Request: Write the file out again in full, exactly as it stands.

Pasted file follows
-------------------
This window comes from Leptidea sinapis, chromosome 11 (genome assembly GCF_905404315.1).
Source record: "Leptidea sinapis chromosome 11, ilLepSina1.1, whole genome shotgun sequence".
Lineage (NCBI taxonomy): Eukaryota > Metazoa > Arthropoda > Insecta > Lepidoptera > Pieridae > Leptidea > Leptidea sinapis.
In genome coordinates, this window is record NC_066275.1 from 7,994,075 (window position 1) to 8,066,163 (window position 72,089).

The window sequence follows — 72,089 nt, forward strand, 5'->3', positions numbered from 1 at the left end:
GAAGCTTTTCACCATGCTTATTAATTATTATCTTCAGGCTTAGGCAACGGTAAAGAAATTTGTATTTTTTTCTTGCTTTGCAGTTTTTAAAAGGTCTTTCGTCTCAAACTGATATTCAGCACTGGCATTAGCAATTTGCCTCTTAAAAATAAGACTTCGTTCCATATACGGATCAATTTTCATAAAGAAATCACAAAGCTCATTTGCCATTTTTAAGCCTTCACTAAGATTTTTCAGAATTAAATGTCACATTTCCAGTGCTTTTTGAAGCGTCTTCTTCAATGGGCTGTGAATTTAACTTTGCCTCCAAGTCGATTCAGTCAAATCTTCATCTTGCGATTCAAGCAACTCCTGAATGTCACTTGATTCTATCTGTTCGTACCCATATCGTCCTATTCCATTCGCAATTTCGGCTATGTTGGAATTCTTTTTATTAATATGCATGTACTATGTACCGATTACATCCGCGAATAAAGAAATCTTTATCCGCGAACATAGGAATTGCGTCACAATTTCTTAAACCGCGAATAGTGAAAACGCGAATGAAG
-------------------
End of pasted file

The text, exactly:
This window comes from Leptidea sinapis, chromosome 11 (genome assembly GCF_905404315.1).
Source record: "Leptidea sinapis chromosome 11, ilLepSina1.1, whole genome shotgun sequence".
Lineage (NCBI taxonomy): Eukaryota > Metazoa > Arthropoda > Insecta > Lepidoptera > Pieridae > Leptidea > Leptidea sinapis.
In genome coordinates, this window is record NC_066275.1 from 7,994,075 (window position 1) to 8,066,163 (window position 72,089).

The window sequence follows — 72,089 nt, forward strand, 5'->3', positions numbered from 1 at the left end:
GAAGCTTTTCACCATGCTTATTAATTATTATCTTCAGGCTTAGGCAACGGTAAAGAAATTTGTATTTTTTTCTTGCTTTGCAGTTTTTAAAAGGTCTTTCGTCTCAAACTGATATTCAGCACTGGCATTAGCAATTTGCCTCTTAAAAATAAGACTTCGTTCCATATACGGATCAATTTTCATAAAGAAATCACAAAGCTCATTTGCCATTTTTAAGCCTTCACTAAGATTTTTCAGAATTAAATGTCACATTTCCAGTGCTTTTTGAAGCGTCTTCTTCAATGGGCTGTGAATTTAACTTTGCCTCCAAGTCGATTCAGTCAAATCTTCATCTTGCGATTCAAGCAACTCCTGAATGTCACTTGATTCTATCTGTTCGTACCCATATCGTCCTATTCCATTCGCAATTTCGGCTATGTTGGAATTCTTTTTATTAATATGCATGTACTATGTACCGATTACATCCGCGAATAAAGAAATCTTTATCCGCGAACATAGGAATTGCGTCACAATTTCTTAAACCGCGAATAGTGAAAACGCGAATGAAG